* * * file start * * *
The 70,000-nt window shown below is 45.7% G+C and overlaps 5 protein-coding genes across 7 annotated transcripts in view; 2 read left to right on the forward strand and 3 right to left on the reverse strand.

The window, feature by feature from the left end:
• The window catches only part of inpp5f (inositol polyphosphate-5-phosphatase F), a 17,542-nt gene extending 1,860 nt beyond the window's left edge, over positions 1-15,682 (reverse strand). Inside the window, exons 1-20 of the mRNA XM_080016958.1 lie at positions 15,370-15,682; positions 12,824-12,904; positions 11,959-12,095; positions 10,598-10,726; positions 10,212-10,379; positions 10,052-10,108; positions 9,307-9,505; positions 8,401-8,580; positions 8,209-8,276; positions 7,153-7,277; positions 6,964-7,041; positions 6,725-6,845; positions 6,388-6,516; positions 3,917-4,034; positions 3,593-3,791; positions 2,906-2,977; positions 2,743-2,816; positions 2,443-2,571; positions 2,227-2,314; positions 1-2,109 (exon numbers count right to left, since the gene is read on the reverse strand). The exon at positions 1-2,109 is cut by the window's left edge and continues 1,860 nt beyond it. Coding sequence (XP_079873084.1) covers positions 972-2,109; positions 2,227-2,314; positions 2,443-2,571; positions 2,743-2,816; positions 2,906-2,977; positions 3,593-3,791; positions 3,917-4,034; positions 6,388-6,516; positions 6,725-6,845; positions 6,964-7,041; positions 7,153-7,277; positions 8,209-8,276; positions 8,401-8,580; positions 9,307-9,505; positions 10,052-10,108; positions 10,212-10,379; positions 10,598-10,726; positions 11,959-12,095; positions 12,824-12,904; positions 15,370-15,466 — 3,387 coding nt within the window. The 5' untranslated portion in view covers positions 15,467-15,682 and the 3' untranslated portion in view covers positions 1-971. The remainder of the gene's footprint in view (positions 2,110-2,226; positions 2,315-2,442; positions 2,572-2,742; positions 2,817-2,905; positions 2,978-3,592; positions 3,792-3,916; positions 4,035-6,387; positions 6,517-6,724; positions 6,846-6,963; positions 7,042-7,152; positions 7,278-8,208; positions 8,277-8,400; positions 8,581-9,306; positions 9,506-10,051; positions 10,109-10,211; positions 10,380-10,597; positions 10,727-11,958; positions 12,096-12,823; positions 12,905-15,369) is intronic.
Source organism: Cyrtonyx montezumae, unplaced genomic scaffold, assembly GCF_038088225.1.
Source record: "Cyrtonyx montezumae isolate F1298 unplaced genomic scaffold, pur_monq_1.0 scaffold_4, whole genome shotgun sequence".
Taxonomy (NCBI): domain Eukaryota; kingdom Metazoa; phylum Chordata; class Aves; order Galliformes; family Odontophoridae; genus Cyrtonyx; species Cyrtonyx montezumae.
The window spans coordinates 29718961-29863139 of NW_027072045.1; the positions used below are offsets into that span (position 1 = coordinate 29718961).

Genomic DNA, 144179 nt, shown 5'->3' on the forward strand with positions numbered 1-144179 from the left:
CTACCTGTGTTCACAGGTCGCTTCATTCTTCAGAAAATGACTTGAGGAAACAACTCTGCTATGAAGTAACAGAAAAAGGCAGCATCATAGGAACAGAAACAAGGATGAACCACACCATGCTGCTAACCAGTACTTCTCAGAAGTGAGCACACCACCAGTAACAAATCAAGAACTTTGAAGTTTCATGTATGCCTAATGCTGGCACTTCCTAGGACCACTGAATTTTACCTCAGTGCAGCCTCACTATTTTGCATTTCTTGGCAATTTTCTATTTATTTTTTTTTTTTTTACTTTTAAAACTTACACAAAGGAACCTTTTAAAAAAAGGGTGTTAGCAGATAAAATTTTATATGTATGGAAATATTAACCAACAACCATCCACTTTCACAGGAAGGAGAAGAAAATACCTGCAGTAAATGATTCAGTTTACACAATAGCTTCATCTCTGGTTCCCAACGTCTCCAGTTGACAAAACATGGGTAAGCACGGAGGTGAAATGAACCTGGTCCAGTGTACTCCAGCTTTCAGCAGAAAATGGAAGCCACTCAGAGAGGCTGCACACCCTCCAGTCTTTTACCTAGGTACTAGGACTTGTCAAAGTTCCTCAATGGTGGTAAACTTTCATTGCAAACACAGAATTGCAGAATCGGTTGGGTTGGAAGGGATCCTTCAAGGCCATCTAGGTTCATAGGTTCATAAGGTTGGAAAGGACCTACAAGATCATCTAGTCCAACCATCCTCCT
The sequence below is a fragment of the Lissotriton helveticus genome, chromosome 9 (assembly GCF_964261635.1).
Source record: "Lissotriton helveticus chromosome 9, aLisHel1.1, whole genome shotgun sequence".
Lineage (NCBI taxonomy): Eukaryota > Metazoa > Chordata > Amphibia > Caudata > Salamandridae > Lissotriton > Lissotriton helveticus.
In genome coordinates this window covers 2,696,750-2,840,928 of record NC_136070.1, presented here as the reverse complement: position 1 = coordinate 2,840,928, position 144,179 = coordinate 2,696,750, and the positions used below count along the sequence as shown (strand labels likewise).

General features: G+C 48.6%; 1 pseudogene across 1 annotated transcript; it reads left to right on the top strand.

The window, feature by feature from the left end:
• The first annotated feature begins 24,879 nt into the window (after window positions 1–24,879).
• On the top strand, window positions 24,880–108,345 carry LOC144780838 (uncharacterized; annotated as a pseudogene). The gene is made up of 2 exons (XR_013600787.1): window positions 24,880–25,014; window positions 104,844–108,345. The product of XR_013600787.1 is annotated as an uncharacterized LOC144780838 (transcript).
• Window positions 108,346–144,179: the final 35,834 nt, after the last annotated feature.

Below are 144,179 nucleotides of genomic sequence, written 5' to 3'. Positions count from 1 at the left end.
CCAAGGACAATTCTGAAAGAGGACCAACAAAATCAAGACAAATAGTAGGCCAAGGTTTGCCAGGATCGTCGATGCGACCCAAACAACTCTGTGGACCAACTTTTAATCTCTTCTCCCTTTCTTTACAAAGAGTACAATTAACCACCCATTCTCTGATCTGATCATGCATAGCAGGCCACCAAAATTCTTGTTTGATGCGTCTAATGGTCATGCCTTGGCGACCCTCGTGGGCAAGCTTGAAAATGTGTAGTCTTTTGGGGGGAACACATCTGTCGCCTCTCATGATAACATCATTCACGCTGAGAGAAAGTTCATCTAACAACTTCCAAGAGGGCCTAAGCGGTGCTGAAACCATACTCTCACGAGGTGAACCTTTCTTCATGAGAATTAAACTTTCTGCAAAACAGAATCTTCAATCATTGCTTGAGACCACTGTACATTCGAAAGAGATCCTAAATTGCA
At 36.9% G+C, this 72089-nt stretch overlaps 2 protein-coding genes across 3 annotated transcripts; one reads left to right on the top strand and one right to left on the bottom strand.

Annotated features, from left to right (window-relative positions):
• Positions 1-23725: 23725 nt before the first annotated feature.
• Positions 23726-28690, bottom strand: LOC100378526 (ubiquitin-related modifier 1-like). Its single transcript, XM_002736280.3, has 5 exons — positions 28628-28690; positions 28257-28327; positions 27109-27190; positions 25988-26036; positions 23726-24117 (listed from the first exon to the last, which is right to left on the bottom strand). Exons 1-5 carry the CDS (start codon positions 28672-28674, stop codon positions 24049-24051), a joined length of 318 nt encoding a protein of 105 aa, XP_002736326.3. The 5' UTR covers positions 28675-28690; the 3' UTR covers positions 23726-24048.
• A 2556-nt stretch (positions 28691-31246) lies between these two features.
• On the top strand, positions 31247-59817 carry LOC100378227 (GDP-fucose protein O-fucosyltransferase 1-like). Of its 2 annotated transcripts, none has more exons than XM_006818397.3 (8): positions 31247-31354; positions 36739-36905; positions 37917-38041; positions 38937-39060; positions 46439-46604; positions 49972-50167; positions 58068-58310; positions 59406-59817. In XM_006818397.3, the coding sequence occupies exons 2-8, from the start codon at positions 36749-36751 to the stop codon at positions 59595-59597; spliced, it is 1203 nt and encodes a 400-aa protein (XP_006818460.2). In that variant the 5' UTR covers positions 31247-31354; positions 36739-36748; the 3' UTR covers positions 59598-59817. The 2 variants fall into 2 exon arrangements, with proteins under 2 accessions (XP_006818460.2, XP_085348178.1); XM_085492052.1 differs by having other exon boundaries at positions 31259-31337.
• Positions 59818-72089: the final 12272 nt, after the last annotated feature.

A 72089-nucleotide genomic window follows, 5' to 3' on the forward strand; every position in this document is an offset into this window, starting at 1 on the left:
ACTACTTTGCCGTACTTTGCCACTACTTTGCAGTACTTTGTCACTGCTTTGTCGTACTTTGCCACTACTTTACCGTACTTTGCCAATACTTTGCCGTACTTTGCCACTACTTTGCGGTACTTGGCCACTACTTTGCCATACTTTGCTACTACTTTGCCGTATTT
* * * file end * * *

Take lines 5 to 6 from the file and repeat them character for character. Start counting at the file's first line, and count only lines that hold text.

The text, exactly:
Source record: "Cyrtonyx montezumae isolate F1298 unplaced genomic scaffold, pur_monq_1.0 scaffold_4, whole genome shotgun sequence".
Taxonomy (NCBI): domain Eukaryota; kingdom Metazoa; phylum Chordata; class Aves; order Galliformes; family Odontophoridae; genus Cyrtonyx; species Cyrtonyx montezumae.